The following is an editorial by Andrew Skotdal, Co-owner with brother Craig of The Everett Post, KRKO and KXA radio stations in Everett, WA

My father, and probably your grandparents, grew up when the polio virus stalked children. Unable to walk and with loss of motor control, these children were locked in an “iron lung” to help them breathe, and many died or were permanently impaired. In 1953, Dr. Jonas Salk announced that he had discovered the polio vaccine that would help eradicate this terrible disease for the world.

The polio virus fear at the time was like COVID now, but parents rushed to vaccinate and prevent polio from paralyzing their children. This basic belief and trust in vaccinations led to polio being practically eradicated worldwide. In the early 2000s, Rotary and other organizations led a push to eradicate polio completely in the last remaining areas of the world where children in a small region of Afghanistan and Pakistan are still affected by polio.

Unfortunately, with the advent of the internet, fears of vaccinations, and misinformation, the eradication of polio may allow for a resurgence of this deadly disease as two generations of families have no longer had to fear polio and are no longer relevant to vaccinations. The only reason such an idea even pops up is because of the success and need for vaccination.

My compassion for those who fear or disbelieve vaccinations is real. My friend’s son had a severe side effect on MMR injection as a child that resulted in brain swelling, hospitalization, and a year of therapy. Today she is passionate about vaccinations. Her experience was 1 in 1,000,000 lightning bolts, but her son is now fully recovered too because we have the best medical care in the world. Despite her experience, I disagree with her anti-vaccination position, but I would meet her in the middle when it comes to separating vaccinations according to illness and combining vaccinations.

Last night I was up with my 13 year old son who is now missing school because he has a fever, nausea and pain from his second vaccination yesterday. My consolation is that his experience, like mine after the second shot, is much better than the unknown if we had been infected with COVID.

I waited for the vaccination because I didn’t want to be the guinea pig, but eventually I was vaccinated. I had to choose between two risks: Do I trust a demonstrably accurate and reliable modeling of vaccine side effects, or do I assume with little evidence that my body can fight a virus that did not exist worldwide until recently? Year, and that may have been modified in a laboratory to be more destructive than when it was first discovered in a cave. The other thought that bothered me was that vaccines only work when everyone participates. The polio vaccine demonstrated this concept.

Millions of vaccine doses are being thrown away this month because some are still holding out, and it makes me sad for two reasons: We are lucky enough to live in a country that has enough doses for everyone, and I know the reports firsthand like how it was at Providence Hospital in Everett when seemingly normal people landed on ventilators and died for no apparent reason. Unfortunately, that still happens.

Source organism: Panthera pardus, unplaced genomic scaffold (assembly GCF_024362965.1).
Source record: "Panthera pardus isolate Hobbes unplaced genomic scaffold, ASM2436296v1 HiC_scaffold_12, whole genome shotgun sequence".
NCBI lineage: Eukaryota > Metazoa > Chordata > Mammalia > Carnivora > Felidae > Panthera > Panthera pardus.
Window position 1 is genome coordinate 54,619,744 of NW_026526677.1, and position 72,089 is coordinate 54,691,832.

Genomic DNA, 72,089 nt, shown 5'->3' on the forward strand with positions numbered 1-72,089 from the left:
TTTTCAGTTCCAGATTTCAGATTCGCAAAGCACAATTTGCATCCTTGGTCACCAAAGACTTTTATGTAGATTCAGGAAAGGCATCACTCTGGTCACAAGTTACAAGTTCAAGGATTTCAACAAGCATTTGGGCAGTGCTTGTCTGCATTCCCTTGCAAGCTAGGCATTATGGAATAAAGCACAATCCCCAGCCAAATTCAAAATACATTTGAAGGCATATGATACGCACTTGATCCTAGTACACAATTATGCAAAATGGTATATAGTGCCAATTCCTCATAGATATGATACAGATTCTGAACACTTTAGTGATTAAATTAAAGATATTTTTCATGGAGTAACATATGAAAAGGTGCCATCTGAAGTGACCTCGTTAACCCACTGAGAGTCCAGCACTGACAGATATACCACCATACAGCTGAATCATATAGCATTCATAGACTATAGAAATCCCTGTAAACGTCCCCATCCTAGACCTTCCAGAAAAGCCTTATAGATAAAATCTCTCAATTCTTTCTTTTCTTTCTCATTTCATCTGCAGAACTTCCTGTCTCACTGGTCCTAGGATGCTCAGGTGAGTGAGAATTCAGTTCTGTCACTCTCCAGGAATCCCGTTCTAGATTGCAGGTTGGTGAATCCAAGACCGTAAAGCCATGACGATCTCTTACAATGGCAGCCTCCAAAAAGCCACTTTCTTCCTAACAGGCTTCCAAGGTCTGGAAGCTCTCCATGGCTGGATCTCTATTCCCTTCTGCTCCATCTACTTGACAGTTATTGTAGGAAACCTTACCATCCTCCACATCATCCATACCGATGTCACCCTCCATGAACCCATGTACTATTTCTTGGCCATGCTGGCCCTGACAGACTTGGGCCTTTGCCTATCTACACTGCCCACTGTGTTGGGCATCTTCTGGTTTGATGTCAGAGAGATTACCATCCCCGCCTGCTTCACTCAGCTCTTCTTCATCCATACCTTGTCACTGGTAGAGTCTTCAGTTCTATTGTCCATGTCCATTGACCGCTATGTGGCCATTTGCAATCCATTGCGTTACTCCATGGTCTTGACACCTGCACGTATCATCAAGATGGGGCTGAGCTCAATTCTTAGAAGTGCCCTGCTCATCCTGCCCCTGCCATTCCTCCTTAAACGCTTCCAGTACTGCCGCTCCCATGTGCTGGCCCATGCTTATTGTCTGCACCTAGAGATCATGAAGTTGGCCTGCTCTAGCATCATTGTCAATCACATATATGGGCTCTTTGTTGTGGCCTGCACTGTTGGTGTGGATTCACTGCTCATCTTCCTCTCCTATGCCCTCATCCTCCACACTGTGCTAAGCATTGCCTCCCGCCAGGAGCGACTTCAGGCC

The news of isolated, runaway vaccination complications underscores what is not in the headlines: There are no scary stories of tens of thousands of people with vaccination complication problems, just reports of small isolated incidents. 458 million people around the world have now been vaccinated before you. 140 million Americans have gone before you, including my son, daughter, brother, and my 78-year-old father.

This vaccine launch was faster, safer, and better than any other vaccine launch in human history. 43% of Americans are fully vaccinated today. According to the CDC, over 80% of Washington state residents have received at least one dose. Our radio station employees are vaccinated. There are no known major side effects in our workforce.

Conversely, I have a friend who still has no sense of taste a year after being infected with COVID. A friend’s wife is now considered a long-distance COVID runner who still suffers from chronic fatigue after being infected. You will recover from the side effects of Covid and be still alive instead of being six feet underground.

For those of you too young to remember the TV campaign, here are C-3PO and R2-D2 talking about the importance of vaccinations for children. While I know this is a sensitive issue for some of you, we hope to have a vaccination rate as close as possible by the end of August.

This weekend at Everett Community College, anyone 12 years or older can get a Pfizer vaccine between 10:00 AM and 2:00 PM. To schedule an appointment, visit: Everett Community College Vaccination Clinic Walk-ins are welcome, but to ensure your vaccination is available, make an appointment.

There will be multiple locations including:

Walt Price Student Fitness Center by EvCC, 2206 Tower Street

South Everett / Casino Road, 525 West Casino Road

Trailside Village, 1300 100th SE

Cascade Boys & Girls Club, 7600 Cascade Dr

Editor’s note:

Researchers brought smallpox to North America and devastated indigenous peoples. Although this has been eradicated, polio remains in pockets around the world. While we did not have scientists and medical researchers during the plague, we made immense strides in controlling and treating new diseases. Do your part.

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